U.S. hotel construction spending is up 30% as more ground-up development and PIPs receive attention.
REPORT FROM THE U.S.—U.S. hotel construction spending has been on a tear lately.
Spending in the hotel industry through July was up nearly 30% to $15.2 billion, Kermit Baker, chief economist with the American Institute of Architects, said, quoting U.S. Census Bureau data. The increase far outpaced the other commercial/industrial sectors of commercial (+1.6%), manufacturing (+0.2%) and office (-2.1%), he said during a Reed Construction Data webinar titled “The 2014 outlook: Emerging opportunities for construction.”
Baker said architecture firms are also beginning to slowly build up their project backlog levels, a sign that more work is coming in. The AIA’s Architecture Billings Index for September registered a 54.3. Any score higher than 50 indicates billings growth.
“Design activity is clearly pointing to an uptick in construction activity,” Baker said.
Bill Wilhelm, executive VP at R.D. Olson Construction, said he is seeing more interest in ground-up development.
There were a total of 2,767 projects comprising 333,775 rooms in the in construction, final planning or planning stages as of September, according to data from STR, parent company of Hotel News Now.
R.D. Olson is commencing construction on the $45-million, 100-room Bicycle Casino Hotel in Bell Gardens, California. Construction on the nearly 118,000-square-foot hotel is expected to be completed during the first quarter of 2015.
“We’re seeing more ground-up opportunities over the next six to eight months,” he said. “People want to get off the shelves and get into the dance.”
Marty Collins, president and CEO of real estate investment and development company Gatehouse Capital Corporation, said he has noted a pickup in the amount of the sector’s activity.
Much of the hotel construction focus has shifted to select-service hotels, which is what largely comprises Gatehouse’s pipeline, Collins said. The company is looking at markets including Houston, Dallas and Fort Worth, Texas.
“Clearly, you’ve seen supply increasing. The difference today is there is a little bit more of an urban focus,” he said.
Samuel E. Cicero, Jr., president of Cicero’s Development Corporation, said his construction company hasn’t worked on any new builds—yet.
“We have been asked to look” at some projects, he said.
Experts said during the Reed Construction webinar that lenders are loosening the reins on their underwriting standards relating to construction financing but not doing so in large swaths.
According to the “Federal Reserve Board senior loan officer opinion survey in July,” 76% of respondents said their credit standards were unchanged, with 18% saying standards had eased and the remaining 6% reporting tighter standards. By comparison, 50% of respondents reported stronger demands for loans; 42% said they were seeing the same level of loan demand; and 8% said there was weaker demand.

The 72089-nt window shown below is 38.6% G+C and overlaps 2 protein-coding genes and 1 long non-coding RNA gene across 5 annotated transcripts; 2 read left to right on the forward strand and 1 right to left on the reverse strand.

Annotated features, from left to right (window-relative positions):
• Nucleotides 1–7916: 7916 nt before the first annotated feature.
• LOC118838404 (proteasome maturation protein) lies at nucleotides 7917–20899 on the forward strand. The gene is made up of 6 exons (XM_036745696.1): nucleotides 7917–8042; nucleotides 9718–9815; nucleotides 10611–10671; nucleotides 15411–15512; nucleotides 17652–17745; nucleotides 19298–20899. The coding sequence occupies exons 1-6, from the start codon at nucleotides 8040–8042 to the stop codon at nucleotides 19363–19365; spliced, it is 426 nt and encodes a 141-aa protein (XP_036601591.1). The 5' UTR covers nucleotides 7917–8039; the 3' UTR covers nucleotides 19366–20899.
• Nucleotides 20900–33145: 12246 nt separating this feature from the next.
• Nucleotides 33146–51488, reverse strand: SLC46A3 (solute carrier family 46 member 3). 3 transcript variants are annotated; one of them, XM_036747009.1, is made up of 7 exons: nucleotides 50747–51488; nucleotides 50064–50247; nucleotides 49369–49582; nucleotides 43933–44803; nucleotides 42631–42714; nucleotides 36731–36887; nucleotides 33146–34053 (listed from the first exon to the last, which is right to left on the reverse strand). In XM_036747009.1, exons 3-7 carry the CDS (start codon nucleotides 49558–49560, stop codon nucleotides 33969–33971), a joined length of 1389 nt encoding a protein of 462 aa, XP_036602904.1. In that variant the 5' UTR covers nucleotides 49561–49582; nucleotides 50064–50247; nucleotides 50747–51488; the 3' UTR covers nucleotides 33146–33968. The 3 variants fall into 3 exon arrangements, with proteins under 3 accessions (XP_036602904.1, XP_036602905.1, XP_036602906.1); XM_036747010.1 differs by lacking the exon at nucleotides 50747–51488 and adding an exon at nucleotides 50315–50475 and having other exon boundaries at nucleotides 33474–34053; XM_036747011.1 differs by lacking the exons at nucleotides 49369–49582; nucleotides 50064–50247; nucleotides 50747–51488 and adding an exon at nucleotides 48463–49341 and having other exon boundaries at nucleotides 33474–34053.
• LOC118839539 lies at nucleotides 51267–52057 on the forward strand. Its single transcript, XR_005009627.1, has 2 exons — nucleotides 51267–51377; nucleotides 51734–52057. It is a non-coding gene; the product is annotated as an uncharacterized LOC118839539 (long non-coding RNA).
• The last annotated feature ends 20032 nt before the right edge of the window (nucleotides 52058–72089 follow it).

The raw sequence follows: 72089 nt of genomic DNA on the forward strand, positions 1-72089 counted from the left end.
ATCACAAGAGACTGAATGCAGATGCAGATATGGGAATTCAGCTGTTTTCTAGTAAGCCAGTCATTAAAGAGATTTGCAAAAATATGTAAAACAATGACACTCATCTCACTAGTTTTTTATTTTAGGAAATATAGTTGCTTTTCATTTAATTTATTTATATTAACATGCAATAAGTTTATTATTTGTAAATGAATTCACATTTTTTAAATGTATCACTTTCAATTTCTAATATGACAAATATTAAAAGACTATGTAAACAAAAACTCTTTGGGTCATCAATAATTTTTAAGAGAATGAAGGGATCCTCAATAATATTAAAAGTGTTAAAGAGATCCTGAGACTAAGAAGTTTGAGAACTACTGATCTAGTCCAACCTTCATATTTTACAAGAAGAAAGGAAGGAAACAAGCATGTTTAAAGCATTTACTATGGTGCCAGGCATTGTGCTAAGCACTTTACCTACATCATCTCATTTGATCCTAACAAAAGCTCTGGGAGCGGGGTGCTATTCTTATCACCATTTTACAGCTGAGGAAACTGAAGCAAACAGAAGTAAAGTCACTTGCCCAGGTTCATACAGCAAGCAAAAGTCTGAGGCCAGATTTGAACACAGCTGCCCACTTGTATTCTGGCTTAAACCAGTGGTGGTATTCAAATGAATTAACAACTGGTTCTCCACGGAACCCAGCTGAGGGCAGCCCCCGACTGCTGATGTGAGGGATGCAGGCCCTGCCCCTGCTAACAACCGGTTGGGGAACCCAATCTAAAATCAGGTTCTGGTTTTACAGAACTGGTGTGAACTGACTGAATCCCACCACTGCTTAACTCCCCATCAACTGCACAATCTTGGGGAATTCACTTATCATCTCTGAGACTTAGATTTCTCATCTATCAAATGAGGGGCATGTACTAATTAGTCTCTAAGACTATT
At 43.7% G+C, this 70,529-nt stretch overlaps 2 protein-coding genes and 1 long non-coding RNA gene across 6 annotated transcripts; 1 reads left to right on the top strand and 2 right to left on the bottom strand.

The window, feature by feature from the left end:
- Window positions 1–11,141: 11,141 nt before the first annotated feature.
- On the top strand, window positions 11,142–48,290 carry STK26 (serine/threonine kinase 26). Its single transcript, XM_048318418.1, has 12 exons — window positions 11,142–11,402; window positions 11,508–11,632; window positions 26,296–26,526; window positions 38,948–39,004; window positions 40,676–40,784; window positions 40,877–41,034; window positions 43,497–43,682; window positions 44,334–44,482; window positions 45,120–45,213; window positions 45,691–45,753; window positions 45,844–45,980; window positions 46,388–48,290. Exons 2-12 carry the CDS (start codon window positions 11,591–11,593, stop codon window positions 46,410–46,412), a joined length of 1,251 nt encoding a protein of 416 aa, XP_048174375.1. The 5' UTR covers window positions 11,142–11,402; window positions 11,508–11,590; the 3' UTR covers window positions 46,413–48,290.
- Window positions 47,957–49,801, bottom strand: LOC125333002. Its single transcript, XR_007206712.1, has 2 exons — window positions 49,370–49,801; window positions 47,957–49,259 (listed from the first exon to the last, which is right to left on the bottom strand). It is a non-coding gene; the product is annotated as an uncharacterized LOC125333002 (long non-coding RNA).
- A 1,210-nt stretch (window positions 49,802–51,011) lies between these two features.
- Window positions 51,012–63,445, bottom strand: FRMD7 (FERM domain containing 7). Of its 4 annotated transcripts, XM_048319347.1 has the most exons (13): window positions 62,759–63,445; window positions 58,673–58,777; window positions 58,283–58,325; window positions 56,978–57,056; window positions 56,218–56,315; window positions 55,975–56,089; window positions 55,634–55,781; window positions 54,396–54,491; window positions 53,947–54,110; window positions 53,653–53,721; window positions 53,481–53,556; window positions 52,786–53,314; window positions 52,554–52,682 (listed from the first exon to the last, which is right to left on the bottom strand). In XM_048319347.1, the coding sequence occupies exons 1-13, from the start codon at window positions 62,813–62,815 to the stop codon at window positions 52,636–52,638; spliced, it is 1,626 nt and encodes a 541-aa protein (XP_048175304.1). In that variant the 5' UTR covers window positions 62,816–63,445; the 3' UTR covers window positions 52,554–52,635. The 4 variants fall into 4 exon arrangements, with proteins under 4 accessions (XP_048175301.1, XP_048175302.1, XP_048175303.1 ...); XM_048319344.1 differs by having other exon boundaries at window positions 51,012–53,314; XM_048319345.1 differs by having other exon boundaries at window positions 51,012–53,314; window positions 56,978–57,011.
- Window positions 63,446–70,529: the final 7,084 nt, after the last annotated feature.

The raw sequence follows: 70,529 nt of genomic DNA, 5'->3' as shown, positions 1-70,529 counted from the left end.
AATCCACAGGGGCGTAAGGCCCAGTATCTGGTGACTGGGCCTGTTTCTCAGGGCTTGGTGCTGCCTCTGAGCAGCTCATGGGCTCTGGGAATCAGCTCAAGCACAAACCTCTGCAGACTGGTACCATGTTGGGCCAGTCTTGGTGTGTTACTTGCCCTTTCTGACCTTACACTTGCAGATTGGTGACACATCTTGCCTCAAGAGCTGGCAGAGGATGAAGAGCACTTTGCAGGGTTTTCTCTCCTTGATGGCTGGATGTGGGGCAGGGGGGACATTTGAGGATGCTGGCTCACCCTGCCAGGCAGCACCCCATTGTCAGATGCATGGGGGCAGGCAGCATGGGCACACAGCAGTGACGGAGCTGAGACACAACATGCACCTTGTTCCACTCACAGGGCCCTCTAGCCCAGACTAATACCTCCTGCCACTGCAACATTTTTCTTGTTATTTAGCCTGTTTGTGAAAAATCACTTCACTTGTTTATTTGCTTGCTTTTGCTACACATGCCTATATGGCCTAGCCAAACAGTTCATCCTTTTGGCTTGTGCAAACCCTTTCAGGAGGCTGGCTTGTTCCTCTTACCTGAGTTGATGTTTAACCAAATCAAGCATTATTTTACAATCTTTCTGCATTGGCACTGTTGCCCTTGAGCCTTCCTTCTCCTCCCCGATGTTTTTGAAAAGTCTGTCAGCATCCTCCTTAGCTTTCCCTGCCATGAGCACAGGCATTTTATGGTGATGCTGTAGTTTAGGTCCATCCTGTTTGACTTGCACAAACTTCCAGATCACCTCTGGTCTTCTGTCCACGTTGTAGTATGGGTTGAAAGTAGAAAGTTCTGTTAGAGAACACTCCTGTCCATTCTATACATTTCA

The lack of movement in underwriting is a surprise given how tight lenders were with credit during the downturn, Baker said. “Modest easing is still a little disappointing.”
Renovation financing is a little easier to come by than new construction, which is proving to be more dicey, Cicero said.
Most of the debt that is available comes by way of regional banks, Collins said. Increasing performance within the sector is helping to smooth some of the fears lenders might have when approached about a potential project, sources said.
Regardless, “terms are challenging,” Wilhelm said of the debt developers are able to find.
Points of emphasis
While there are some new builds going up, a lot of the activity today is related to renovation projects, sources said. Owners are still trying to get caught up on their property improvement plans, which is driving a lot of the action.
Cicero said brands are no longer as forgiving about pushing PIPs off as they were during the downturn. “Now they’re seeing the need to get back on it.”
Much of the work is focused on infrastructure improvements, Cicero said, including heating, ventilation and air conditioning; lighting systems; power; and mechanicals.
Wilhelm said guest-facing areas are also seeing work, such as lobbies, restaurants and meeting rooms, for instance.
As for costs, Wilhelm and Cicero said they have seen slight increases in raw material prices, but nothing dramatic. Cicero said the increases amount to about the cost of inflation—2% to 3% cost increases a year.
“Nothing that’s too far out of line,” Cicero said.
A bigger concern is finding skilled labor and planning for the project, he said. “It takes six months to a year from the time you start planning to the time you start working in the building.”
Looking ahead, Wilhelm said he expects the recent spate of hotel construction spending activity to continue, especially as the overall industry recovers.
“We see a good environment for the next three years,” he said.